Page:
Ministry for Culture and Heritage, “Brief history”,Women and the vote, updated 21-Sep-2021, https://nzhistory.govt.nz/politics/womens-suffrage/brief-history


Ministry of Women, “A symbol for Suffrage 125”, https://women.govt.nz, Last modified Feb 2018, https://women.govt.nz/about/new-zealand-women/history/suffrage-125/symbol-suffrage-125

Bibliography:

SunLive, “Are We There Yet? An Evening with Jan Tinetti”, SunLive, September 2018, https://www.sunlive.co.nz/news/189089-are-we-there-yet-an-evening-jan-tinetti.html?post=189089-are-we-there-yet-an-evening-jan-tinetti.html


Ministry for Culture and Heritage, “Brief history”,Women and the vote, updated 21-Sep-2021, https://nzhistory.govt.nz/politics/womens-suffrage/brief-history


New Zealand Parliament, “Suffrage Day celebrates women’s right to vote”, http://www.parliament.nz, September 2012, https://www.parliament.nz/en/get-involved/features-pre-2016/document/00NZPHomeNews201209181/suffrage-day-celebrates-women-s-right-to-vote


Northen Advocate, “Zonta donates white camellias for Whangārei park for Women’s Suffrage Day”, Northen Advocate, September 2018, https://www.nzherald.co.nz/northern-advocate/news/zonta-donates-white-camellias-for-whangarei-park-for-womens-suffrage-day/CXOILCD7LW4NPQXI7AXPOHW4PQ/


University of Otago, “Camellia planted on campus for Suffrage 125”, http://www.otago.ac.nz, September 2018, https://www.otago.ac.nz/otagobulletin/news/otago696103.html


Ministry of Women, “A symbol for Suffrage 125”, https://women.govt.nz, Last modified Feb 2018, https://women.govt.nz/about/new-zealand-women/history/suffrage-125/symbol-suffrage-125

Reference List:

[1] Tinetti, Jan.(2018) Are We There Yet? An Evening with Jan Tinetti Sunlive:The Bay’s News First. Retrieved 17/06/2021

[2] Tinetti, Jan.(2018) Are We There Yet? An Evening with Jan Tinetti Sunlive:The Bay’s News First. Retrieved 17/06/2021

[3] Ministry for Culture and Heritage (2018) Women and the Vote: Brief History. New Zealand History. Retrieved 17/06/2021

[4] New Zealand Parliament (2012) Suffrage Day Celebrates Women’s Right to Vote.Retrieved 17/06/2021

[5] Ministry for Culture and Heritage (2018) Women and the Vote: Brief History. New Zealand History. Retrieved 17/06/2021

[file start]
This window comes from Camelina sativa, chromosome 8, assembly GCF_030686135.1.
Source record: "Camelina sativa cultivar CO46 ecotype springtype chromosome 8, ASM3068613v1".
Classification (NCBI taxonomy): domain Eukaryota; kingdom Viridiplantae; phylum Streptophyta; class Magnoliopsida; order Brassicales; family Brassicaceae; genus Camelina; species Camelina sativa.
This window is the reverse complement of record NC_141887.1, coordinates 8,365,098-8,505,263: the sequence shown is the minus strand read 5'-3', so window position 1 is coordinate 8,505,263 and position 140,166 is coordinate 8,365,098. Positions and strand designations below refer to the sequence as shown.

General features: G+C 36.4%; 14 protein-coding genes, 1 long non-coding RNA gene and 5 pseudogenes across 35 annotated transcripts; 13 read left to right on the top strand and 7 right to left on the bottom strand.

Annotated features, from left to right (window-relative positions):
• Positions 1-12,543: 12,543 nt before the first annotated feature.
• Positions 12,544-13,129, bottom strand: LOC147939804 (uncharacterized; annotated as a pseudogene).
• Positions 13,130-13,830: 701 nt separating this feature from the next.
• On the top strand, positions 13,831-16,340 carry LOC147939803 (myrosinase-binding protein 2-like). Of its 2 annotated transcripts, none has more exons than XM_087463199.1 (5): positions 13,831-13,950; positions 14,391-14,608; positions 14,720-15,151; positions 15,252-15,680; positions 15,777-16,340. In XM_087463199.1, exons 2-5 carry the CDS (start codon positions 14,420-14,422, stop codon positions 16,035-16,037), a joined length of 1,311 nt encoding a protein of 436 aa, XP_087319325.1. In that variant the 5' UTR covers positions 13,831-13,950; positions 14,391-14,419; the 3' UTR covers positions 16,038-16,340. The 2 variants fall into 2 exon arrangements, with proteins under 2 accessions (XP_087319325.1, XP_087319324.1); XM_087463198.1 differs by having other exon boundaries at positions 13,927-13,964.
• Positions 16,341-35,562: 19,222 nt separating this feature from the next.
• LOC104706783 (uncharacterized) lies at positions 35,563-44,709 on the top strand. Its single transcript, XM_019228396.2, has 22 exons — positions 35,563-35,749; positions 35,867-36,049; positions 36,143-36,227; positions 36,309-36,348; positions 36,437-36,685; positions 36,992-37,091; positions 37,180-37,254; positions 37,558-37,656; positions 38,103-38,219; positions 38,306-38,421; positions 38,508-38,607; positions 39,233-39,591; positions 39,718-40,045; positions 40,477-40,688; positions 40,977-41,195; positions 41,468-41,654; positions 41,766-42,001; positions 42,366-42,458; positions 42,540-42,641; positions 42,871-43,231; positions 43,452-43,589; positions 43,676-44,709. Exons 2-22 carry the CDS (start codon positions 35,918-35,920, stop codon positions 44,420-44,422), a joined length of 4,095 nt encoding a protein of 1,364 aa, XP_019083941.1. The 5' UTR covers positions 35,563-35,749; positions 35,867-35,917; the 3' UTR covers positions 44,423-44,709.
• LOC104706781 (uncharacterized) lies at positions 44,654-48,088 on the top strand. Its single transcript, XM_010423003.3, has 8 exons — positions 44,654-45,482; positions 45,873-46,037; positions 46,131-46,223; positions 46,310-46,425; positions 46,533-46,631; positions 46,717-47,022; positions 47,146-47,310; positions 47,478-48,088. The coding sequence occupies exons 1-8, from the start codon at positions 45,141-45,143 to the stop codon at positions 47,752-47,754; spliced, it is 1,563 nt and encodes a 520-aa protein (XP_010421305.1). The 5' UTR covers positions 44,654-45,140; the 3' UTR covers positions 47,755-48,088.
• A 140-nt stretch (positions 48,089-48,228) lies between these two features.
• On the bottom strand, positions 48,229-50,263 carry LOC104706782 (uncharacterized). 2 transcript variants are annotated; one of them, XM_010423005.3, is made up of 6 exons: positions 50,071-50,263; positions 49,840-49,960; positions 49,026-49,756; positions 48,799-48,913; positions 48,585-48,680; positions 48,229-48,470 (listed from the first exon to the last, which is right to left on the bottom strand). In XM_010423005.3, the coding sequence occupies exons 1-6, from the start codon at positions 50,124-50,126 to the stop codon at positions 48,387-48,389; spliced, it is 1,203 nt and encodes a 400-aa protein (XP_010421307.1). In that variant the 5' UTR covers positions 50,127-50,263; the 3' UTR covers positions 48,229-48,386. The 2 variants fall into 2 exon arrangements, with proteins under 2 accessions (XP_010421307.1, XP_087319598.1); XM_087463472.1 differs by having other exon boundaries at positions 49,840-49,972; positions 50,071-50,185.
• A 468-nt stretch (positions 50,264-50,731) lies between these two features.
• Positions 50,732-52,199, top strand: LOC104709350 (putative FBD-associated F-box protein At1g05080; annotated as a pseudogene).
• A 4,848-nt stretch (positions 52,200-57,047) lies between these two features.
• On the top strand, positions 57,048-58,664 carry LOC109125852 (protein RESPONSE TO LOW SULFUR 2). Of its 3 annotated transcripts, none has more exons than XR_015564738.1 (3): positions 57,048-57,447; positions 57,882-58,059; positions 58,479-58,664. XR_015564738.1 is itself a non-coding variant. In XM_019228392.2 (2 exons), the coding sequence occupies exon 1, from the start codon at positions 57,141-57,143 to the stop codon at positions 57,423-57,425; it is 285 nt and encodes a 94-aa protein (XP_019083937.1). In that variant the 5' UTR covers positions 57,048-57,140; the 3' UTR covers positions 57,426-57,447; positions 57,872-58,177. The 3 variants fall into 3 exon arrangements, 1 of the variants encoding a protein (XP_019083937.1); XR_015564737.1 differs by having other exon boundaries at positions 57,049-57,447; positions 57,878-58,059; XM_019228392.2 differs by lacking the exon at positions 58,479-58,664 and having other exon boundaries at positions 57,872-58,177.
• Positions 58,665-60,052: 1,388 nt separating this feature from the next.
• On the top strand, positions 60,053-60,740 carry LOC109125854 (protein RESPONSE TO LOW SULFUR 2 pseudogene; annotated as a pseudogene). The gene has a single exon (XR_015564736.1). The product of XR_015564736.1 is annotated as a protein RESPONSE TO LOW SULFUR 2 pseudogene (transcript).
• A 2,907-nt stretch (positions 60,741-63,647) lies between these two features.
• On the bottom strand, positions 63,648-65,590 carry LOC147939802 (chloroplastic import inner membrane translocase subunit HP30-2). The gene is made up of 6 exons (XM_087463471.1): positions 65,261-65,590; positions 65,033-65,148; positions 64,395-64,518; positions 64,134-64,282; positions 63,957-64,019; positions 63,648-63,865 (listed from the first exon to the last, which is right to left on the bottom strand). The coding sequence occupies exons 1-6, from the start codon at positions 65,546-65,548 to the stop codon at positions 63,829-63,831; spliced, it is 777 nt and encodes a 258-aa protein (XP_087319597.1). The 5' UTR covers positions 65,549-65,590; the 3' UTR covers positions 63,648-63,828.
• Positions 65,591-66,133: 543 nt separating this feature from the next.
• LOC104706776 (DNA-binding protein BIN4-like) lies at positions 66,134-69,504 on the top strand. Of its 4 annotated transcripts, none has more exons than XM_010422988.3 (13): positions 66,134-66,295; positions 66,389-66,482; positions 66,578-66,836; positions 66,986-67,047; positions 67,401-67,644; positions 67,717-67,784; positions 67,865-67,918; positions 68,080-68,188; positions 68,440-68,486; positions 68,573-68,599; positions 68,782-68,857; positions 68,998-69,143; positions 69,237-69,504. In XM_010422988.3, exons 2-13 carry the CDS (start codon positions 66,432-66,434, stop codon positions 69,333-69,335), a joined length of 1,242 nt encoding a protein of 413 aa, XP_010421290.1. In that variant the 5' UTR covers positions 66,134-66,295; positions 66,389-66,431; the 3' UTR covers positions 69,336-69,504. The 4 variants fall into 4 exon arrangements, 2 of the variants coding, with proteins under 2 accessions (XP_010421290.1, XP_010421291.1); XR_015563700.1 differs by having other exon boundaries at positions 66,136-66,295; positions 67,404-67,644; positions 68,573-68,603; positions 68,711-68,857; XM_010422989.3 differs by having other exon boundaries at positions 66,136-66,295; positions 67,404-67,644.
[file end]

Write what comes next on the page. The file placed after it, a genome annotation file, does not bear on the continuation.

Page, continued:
[6] Northern Advocate (2018) Zonta Donates White Camellias for Whangārei Park for Women’s Suffrage Day. Retrieved 18/06/2021

[7] Otago University Bulletin (2018)  Camellia Planted on Campus for Suffrage 125. Retrieved 18/06/2021

Image Bibliography:

White Camellia at Kate Sheppard National Memorial. Women’s Suffrage Day is also known as White Camellia Day, as during the campaign for women’s suffrage, those who supported the 1893 Electoral Bill were presented with a white camellia to wear in their buttonhole.

http://canterburystories.nz/collections/community/out-and-about/ccl-cs-24923


Kate Sheppard’ Camellias planted at Parliament in 1993 to celebrate the 100th  anniversary of women getting the vote. Photo source: Parliamentary services. New Zealand Parliament (2012) Suffrage Day Celebrates Women’s Right to Vote. Retrieved 17/06/2021

https://www.parliament.nz/en/get-involved/features-pre-2016/document/00NZPHomeNews201209181/suffrage-day-celebrates-women-s-right-to-vote


The design by the Ministry of Women used the white Camellia to celebrate the 125th anniversary of the right for women to vote. Photo source: Ministry of Women Ministry for Women (2018) A symbol for suffrage 125 Retrieved 17/06/2021

https://women.govt.nz/about/new-zealand-women/history/suffrage-125/symbol-suffrage-125

Published: July 17th, 2021

Last modified: November 5th, 2021

Cite as: Tim McVicar, “Camellia Flowers and The Battle of the Buttonholes”, Womens History of New Zealand, Last modified November 2021, https://atomic-temporary-193744190.wpcomstaging.com/camellia-flowers-symbolism-suffrage-new-zealand/